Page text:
This is part of a continuing series about Windows Intune. This section will focus on creating policies for the different types of clients. If you are familiar with setting client policies in SCCM, this will be very similar.
To add a policy, click “Add Policy” under Tasks in the Policy node of the web interface. There will be four options. We are going to focus primarily on Mobile Device Security Policy and Windows Intune Agent Settings.
Mobile Device Security Policy
To begin, select “Mobile Device Security Policy” and select the “Create and Deploy a Custom Policy” button. To begin, give your policy a name. Next, take a look through the security section. Most of these policies apply to Windows Phone, Window RT, iOS, and Android. There are a few exceptions, so be sure to note those. Some key policies to pay attention to are “Require a password to unlock mobile devices”, “Require a password type”, and “Minimum password length”. All of these are important if mobile devices can access company data.
If you wish to let the end user decide on any of these, simply click the switch to off. Anything that is switched off will appear greyed out and will not say which operating system this applies too. As soon as you turn it on, you are given that information. One of the security policies that is disabled by default is “Allow fingerprint unlock”. I would suggest thinking about this option, especially with new iOS and Android devices supporting this feature.
The next section is encryption. There are two setting available – encrypt the device and encrypt the storage cards. I would carefully weigh these options and decide what is best for your organization. If you mouse over the information icon, Microsoft has a recommended setting, and some more information about what the policy does.
I am going to skip over the Malware section, as these policies only apply to Windows RT. Next is the System section. This section deals with a lot of iOS-specific items, though there are some Windows Phone and RT settings available. Two things that you should think about here are “Require Automatic Updates” and “User Account Control”. Both of these apply to Windows 8.1 RT or Pro. The User Account Control option provides the same levels as Windows.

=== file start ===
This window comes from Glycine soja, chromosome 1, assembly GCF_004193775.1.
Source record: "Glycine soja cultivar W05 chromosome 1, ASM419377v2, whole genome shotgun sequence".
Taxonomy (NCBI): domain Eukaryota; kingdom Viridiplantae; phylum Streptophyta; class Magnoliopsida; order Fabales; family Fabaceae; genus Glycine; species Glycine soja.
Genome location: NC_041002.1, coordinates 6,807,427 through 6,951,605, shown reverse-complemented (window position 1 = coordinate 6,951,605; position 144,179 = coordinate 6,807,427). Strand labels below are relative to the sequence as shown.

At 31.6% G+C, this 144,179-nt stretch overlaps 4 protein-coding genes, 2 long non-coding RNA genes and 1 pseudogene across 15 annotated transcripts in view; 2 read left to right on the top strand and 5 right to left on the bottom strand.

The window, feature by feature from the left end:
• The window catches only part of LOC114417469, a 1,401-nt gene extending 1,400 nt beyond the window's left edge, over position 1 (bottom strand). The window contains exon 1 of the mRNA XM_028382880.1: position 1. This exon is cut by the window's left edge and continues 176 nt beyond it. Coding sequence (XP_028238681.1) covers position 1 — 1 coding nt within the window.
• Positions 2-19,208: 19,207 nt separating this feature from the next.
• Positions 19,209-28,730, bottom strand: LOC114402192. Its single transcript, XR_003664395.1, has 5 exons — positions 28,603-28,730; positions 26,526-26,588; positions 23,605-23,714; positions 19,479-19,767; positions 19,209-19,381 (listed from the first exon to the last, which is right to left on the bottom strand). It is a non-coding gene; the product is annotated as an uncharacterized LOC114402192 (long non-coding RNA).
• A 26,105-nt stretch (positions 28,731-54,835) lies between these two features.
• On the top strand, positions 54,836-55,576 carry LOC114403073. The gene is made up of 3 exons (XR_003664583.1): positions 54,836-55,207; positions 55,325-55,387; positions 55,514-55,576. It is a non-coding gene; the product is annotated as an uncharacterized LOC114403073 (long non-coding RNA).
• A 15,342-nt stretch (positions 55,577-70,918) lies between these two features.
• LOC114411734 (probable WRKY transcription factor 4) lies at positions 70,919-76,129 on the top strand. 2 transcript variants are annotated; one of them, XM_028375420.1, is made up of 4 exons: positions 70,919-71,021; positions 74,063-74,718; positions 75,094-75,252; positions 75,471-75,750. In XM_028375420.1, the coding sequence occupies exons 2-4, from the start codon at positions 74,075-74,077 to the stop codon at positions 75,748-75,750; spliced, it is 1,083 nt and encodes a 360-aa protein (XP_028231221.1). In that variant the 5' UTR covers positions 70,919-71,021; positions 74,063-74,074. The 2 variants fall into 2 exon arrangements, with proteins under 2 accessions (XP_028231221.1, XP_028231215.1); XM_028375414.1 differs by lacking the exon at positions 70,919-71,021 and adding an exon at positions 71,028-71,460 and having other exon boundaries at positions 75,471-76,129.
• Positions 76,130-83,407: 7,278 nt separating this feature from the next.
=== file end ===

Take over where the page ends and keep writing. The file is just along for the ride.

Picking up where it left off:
Next is Cloud, which deals mostly with iCloud and iOS. Set these as your organization would like. Two things that deal with Windows are providing the URL for Work Folders, and allowing Microsoft accounts.
Next are some general email settings. One important one here is allowing the download of email attachments. This setting could be important for organizations that are concerned about virus being delivered via email. Also, you elect to specify whether or not “other” email accounts are allowed on the device, thereby preventing users from receiving personal email on company devices.
Next are various application settings, such as allowing a web browser, enabling a pop-up blocker, or allowing active scripting. All of these settings can be configured for Windows 8.1, and a few can be set for iOS. Further down are more apps options, such as disabling the app store (available for iOS and Windows Phone 8.1), and whether or not to allow in-app purchases. Finally, you can disable Game Center and multiplayer games on iOS.
Finally, we have Device Capabilities. Here we disable the devices camera, Wi-Fi, Wi-Fi tethering, etc. Further, we can disable roaming and voice assistants. All of this should be configured to meet your company’s policies.
Once you have your policy set, create it. You deploy it to a group during the creation process, or from the “All Policies” screen.
Windows Intune Agent Settings
These settings will apply to computers. First, we have Endpoint Protection. You can elect to install and enable it. Various settings can also be defined, such as enabling real-time protection (and what it looks at), to defining daily scans. As with Endpoint Protection in SCCM, we can also exclude files, folders, and processes from the scan process.
Next, we can define update settings. You will want to pay attention to these, especially the ones about computer restarts. I would recommend keeping the “Allow logged on user to control Windows restart after installation of scheduled updates” set to “Yes” so that the computer does not automatically restart.
Finally, you can define whether or not a user can define there one user-device link. This works similarly to User/Device Affinity in SCCM. I would recommend keeping this set as “No”.
One neat feature of Windows Intune is the ability to show you conflicts between policies. You can click on “Policy Conflicts” to view any and remediate them.
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